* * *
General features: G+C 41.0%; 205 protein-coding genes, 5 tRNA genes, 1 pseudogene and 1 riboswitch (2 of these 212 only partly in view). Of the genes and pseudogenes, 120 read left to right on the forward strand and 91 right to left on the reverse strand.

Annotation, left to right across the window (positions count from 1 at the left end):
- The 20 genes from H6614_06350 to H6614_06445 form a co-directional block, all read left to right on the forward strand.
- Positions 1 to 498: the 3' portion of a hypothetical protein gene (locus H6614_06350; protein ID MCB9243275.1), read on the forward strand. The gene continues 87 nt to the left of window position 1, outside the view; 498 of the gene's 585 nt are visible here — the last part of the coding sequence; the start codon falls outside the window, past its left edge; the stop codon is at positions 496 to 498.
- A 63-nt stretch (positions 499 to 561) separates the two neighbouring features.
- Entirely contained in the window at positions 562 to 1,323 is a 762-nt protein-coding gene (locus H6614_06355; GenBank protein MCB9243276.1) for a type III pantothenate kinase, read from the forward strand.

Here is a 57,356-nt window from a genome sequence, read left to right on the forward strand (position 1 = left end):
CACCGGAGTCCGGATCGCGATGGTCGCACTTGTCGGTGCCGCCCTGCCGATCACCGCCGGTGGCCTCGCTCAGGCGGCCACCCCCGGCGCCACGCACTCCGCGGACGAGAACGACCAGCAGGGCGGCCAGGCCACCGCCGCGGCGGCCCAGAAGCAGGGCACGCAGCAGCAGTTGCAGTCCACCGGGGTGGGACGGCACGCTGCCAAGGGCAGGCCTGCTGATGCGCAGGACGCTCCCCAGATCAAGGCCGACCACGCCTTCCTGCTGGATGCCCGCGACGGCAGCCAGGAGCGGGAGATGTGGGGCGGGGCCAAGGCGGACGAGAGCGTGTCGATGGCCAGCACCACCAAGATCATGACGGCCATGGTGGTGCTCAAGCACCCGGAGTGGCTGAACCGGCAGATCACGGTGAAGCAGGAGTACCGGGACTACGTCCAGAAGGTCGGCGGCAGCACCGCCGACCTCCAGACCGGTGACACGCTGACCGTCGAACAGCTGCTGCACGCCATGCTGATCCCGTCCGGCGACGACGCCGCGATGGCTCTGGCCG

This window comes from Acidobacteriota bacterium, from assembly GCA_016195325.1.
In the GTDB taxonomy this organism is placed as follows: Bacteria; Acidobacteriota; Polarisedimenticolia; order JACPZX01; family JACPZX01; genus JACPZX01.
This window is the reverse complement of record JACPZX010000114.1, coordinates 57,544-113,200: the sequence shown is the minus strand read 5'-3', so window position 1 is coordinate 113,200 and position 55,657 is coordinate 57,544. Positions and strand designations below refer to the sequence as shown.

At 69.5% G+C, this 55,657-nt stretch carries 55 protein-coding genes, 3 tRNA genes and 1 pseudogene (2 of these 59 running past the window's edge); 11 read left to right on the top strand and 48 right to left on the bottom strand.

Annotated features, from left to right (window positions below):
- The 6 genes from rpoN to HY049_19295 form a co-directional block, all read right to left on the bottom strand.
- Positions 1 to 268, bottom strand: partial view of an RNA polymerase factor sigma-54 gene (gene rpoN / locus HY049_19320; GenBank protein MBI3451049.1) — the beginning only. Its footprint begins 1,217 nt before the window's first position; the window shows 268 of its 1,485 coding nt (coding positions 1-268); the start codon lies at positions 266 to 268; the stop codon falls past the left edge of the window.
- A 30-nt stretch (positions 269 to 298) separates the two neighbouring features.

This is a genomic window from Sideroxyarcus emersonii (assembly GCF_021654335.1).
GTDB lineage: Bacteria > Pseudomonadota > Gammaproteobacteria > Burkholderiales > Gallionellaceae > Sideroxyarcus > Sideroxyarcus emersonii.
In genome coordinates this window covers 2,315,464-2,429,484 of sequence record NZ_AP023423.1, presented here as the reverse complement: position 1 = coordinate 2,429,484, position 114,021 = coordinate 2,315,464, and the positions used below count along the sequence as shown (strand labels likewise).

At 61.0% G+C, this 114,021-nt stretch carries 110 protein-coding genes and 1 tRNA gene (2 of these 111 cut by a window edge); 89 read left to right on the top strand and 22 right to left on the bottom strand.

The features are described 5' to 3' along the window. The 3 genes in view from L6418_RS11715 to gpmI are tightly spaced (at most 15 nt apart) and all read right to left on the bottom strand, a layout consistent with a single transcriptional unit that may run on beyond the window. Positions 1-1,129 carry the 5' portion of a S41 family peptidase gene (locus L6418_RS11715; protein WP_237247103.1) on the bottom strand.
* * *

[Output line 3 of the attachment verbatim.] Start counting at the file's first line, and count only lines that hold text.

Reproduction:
- The 20 genes from H6614_06350 to H6614_06445 form a co-directional block, all read left to right on the forward strand.